Panel: Multi-Armed Trials for Informing Policy and Practice: What We’Ve Learned from 50 Years of Research
(Methods and Tools of Analysis)

Saturday, November 10, 2018: 10:15 AM-11:45 AM
Wilson B - Mezz Level (Marriott Wardman Park)

*Names in bold indicate Presenter

Panel Chairs:  Andrew P. Jaciw, Empirical Education, Inc.
Discussants:  Rebecca Maynard, University of Pennsylvania

Multi-Arm Tests of Welfare and Employment Programs
Judith Gueron and Gayle Hamilton, MDRC

The proposed panel will convene researchers who over the past several decades have pioneered multi-armed randomized experiments for social policy setting. Each participant, drawing on their own experiences in early efforts, and since then, will describe technical, pragmatic and political challenges to mounting multi-armed trials. The retrospectives will reflect on the policy contexts that led to research questions for which the multi-armed design alternatives were best-suited.

Participants will address the early concerns that led to cautious applications and expansion of the design. They will discuss opportunities multi-armed designs opened-up for addressing different but related policy-relevant questions such as concerning impacts of different treatments against each other, or net impact of each, or concerning the benefits of using additional components with a common base treatment, as opposed to comparing impacts of whole program alternatives. Panelists will also address the costs of the design, both material and design-related, including issues of statistical power associated with estimation of differences in impact between treatment arms, as opposed to the net impacts of each treatment, and with drawing multiple comparisons that multi-armed trials necessarily afford.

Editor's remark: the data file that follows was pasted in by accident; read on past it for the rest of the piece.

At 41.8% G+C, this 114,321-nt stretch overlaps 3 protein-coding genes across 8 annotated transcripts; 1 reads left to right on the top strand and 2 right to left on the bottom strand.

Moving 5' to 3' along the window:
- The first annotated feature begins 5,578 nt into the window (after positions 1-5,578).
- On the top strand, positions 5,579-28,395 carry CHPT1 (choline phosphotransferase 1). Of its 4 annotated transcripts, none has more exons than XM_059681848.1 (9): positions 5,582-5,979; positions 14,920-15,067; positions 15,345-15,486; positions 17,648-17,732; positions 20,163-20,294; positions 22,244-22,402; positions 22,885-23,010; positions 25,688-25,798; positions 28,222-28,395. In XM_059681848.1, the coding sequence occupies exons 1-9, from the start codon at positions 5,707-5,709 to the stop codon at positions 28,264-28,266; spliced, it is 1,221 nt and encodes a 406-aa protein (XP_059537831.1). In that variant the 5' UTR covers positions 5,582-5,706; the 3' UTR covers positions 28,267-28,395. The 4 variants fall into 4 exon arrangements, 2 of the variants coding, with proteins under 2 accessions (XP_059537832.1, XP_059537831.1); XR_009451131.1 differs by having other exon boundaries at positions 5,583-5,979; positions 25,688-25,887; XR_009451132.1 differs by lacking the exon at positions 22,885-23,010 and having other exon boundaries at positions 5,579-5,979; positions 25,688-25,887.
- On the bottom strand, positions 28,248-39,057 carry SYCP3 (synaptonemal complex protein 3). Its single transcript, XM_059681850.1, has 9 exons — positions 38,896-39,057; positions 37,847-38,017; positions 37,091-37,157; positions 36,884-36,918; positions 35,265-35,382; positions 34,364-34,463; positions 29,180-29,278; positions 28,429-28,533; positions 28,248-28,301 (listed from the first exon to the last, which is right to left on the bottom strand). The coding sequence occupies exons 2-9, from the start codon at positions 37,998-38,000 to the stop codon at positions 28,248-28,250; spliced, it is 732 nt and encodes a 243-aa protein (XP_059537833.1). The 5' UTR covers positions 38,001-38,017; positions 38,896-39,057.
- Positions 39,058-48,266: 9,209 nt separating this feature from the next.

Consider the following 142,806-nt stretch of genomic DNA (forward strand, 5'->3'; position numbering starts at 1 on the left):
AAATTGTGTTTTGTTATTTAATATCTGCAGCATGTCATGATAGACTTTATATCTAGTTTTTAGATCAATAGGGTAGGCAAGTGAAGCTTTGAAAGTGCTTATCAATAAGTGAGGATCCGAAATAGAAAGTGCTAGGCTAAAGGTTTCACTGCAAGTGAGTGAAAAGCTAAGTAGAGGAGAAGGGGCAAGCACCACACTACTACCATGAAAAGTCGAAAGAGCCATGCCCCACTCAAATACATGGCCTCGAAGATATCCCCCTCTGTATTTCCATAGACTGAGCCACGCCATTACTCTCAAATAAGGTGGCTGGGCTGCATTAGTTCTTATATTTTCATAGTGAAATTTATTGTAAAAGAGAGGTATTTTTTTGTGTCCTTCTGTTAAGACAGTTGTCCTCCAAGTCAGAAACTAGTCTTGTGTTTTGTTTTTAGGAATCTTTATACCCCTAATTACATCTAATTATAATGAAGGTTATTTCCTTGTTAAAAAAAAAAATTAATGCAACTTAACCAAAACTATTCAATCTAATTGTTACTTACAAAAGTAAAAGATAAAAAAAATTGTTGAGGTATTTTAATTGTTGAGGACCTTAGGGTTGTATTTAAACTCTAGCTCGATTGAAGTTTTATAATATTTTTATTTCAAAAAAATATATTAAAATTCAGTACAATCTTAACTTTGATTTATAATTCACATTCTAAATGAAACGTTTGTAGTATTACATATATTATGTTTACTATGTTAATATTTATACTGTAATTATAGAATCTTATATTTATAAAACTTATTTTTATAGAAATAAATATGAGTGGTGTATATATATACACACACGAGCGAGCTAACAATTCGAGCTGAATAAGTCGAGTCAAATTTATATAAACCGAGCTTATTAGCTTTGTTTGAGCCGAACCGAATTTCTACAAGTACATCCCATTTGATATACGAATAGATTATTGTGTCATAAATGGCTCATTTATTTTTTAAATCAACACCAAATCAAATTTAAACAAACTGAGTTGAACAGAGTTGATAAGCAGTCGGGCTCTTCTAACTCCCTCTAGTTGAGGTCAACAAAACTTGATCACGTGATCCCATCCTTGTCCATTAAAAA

The panel will also focus on the pragmatics of moving from considerations of initial design to actual implementation, for instance, what it takes to get public agency staff to appreciate the benefits of specific multi-armed designs and go along with their use.

Presenters will also discuss how, in hindsight, specific designs may have been executed differently to address deficits that arose or to yield more information than was obtained. They will also consider the applicability of specific results to contemporary policy, given changes in the larger environment.

The multi-armed design alternative while simple in principle has led to complex new approaches. But as new variants, extensions and applications are introduced it is very important “to know where we’re coming from so that we know where we’re going.” The proposed panel will review the foundations and development of the design to enable those either using or planning the use of multi-arm trials – as conventionally designed and in the newest applications –  to get the most out of them, to understand the issues that may lead public agency officials and other stake-holder to become hesitant, and to continue to make the most use of past learnings and avoid pitfalls.

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